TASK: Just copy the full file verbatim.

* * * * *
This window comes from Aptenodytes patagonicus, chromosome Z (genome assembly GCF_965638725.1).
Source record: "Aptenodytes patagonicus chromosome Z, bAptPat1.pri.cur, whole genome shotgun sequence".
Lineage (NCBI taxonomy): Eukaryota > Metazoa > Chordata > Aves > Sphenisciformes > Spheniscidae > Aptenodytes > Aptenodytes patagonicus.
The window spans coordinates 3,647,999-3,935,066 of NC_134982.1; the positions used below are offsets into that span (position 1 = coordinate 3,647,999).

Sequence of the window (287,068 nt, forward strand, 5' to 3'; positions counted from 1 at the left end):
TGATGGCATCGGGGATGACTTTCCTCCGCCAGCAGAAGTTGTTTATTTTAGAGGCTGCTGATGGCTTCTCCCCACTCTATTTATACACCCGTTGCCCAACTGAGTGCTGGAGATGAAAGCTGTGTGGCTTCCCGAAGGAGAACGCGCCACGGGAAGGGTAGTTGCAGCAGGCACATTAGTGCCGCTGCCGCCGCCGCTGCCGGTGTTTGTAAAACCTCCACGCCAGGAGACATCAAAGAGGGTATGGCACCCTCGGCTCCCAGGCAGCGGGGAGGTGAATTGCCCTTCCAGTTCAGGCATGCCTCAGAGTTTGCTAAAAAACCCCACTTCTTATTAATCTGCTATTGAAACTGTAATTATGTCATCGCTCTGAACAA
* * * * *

This window comes from Aptenodytes patagonicus, chromosome Z (genome assembly GCF_965638725.1).
Source record: "Aptenodytes patagonicus chromosome Z, bAptPat1.pri.cur, whole genome shotgun sequence".
Lineage (NCBI taxonomy): Eukaryota > Metazoa > Chordata > Aves > Sphenisciformes > Spheniscidae > Aptenodytes > Aptenodytes patagonicus.
The window spans coordinates 3,647,999-3,935,066 of NC_134982.1; the positions used below are offsets into that span (position 1 = coordinate 3,647,999).

Sequence of the window (287,068 nt, forward strand, 5' to 3'; positions counted from 1 at the left end):
TGATGGCATCGGGGATGACTTTCCTCCGCCAGCAGAAGTTGTTTATTTTAGAGGCTGCTGATGGCTTCTCCCCACTCTATTTATACACCCGTTGCCCAACTGAGTGCTGGAGATGAAAGCTGTGTGGCTTCCCGAAGGAGAACGCGCCACGGGAAGGGTAGTTGCAGCAGGCACATTAGTGCCGCTGCCGCCGCCGCTGCCGGTGTTTGTAAAACCTCCACGCCAGGAGACATCAAAGAGGGTATGGCACCCTCGGCTCCCAGGCAGCGGGGAGGTGAATTGCCCTTCCAGTTCAGGCATGCCTCAGAGTTTGCTAAAAAACCCCACTTCTTATTAATCTGCTATTGAAACTGTAATTATGTCATCGCTCTGAACAA